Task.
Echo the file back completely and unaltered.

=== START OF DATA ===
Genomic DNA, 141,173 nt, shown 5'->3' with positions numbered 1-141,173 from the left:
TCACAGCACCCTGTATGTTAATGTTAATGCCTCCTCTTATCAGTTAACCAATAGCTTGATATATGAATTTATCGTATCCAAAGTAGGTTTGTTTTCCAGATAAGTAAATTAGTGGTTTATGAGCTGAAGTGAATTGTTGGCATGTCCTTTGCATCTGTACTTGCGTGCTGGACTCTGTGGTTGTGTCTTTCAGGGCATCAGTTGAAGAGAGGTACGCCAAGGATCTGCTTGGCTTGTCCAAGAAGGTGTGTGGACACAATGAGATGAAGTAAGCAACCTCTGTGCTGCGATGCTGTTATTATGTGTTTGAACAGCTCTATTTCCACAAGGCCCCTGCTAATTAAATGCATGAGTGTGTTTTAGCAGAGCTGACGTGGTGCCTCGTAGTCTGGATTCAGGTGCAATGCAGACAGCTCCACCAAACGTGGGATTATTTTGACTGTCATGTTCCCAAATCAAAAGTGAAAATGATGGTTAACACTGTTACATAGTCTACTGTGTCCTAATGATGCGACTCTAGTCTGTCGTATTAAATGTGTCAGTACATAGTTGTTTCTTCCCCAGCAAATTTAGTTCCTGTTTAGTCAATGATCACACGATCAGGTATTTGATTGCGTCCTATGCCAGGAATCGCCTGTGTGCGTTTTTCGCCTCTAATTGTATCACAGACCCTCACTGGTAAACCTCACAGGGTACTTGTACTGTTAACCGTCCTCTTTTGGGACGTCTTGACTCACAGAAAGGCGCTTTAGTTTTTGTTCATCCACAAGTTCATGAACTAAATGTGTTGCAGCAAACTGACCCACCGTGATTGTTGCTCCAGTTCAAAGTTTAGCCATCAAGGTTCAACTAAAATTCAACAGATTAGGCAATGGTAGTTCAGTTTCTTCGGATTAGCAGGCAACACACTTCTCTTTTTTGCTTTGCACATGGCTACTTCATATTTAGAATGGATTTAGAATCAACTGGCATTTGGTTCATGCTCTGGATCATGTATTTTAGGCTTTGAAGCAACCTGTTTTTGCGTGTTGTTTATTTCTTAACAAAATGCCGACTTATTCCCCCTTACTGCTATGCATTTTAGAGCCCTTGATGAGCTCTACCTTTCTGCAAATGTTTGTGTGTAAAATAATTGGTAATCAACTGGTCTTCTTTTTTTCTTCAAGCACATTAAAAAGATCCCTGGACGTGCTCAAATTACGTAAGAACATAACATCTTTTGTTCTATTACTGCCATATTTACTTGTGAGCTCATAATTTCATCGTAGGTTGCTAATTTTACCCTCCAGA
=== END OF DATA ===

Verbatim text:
Genomic DNA, 141,173 nt, shown 5'->3' with positions numbered 1-141,173 from the left:
TCACAGCACCCTGTATGTTAATGTTAATGCCTCCTCTTATCAGTTAACCAATAGCTTGATATATGAATTTATCGTATCCAAAGTAGGTTTGTTTTCCAGATAAGTAAATTAGTGGTTTATGAGCTGAAGTGAATTGTTGGCATGTCCTTTGCATCTGTACTTGCGTGCTGGACTCTGTGGTTGTGTCTTTCAGGGCATCAGTTGAAGAGAGGTACGCCAAGGATCTGCTTGGCTTGTCCAAGAAGGTGTGTGGACACAATGAGATGAAGTAAGCAACCTCTGTGCTGCGATGCTGTTATTATGTGTTTGAACAGCTCTATTTCCACAAGGCCCCTGCTAATTAAATGCATGAGTGTGTTTTAGCAGAGCTGACGTGGTGCCTCGTAGTCTGGATTCAGGTGCAATGCAGACAGCTCCACCAAACGTGGGATTATTTTGACTGTCATGTTCCCAAATCAAAAGTGAAAATGATGGTTAACACTGTTACATAGTCTACTGTGTCCTAATGATGCGACTCTAGTCTGTCGTATTAAATGTGTCAGTACATAGTTGTTTCTTCCCCAGCAAATTTAGTTCCTGTTTAGTCAATGATCACACGATCAGGTATTTGATTGCGTCCTATGCCAGGAATCGCCTGTGTGCGTTTTTCGCCTCTAATTGTATCACAGACCCTCACTGGTAAACCTCACAGGGTACTTGTACTGTTAACCGTCCTCTTTTGGGACGTCTTGACTCACAGAAAGGCGCTTTAGTTTTTGTTCATCCACAAGTTCATGAACTAAATGTGTTGCAGCAAACTGACCCACCGTGATTGTTGCTCCAGTTCAAAGTTTAGCCATCAAGGTTCAACTAAAATTCAACAGATTAGGCAATGGTAGTTCAGTTTCTTCGGATTAGCAGGCAACACACTTCTCTTTTTTGCTTTGCACATGGCTACTTCATATTTAGAATGGATTTAGAATCAACTGGCATTTGGTTCATGCTCTGGATCATGTATTTTAGGCTTTGAAGCAACCTGTTTTTGCGTGTTGTTTATTTCTTAACAAAATGCCGACTTATTCCCCCTTACTGCTATGCATTTTAGAGCCCTTGATGAGCTCTACCTTTCTGCAAATGTTTGTGTGTAAAATAATTGGTAATCAACTGGTCTTCTTTTTTTCTTCAAGCACATTAAAAAGATCCCTGGACGTGCTCAAATTACGTAAGAACATAACATCTTTTGTTCTATTACTGCCATATTTACTTGTGAGCTCATAATTTCATCGTAGGTTGCTAATTTTACCCTCCAGA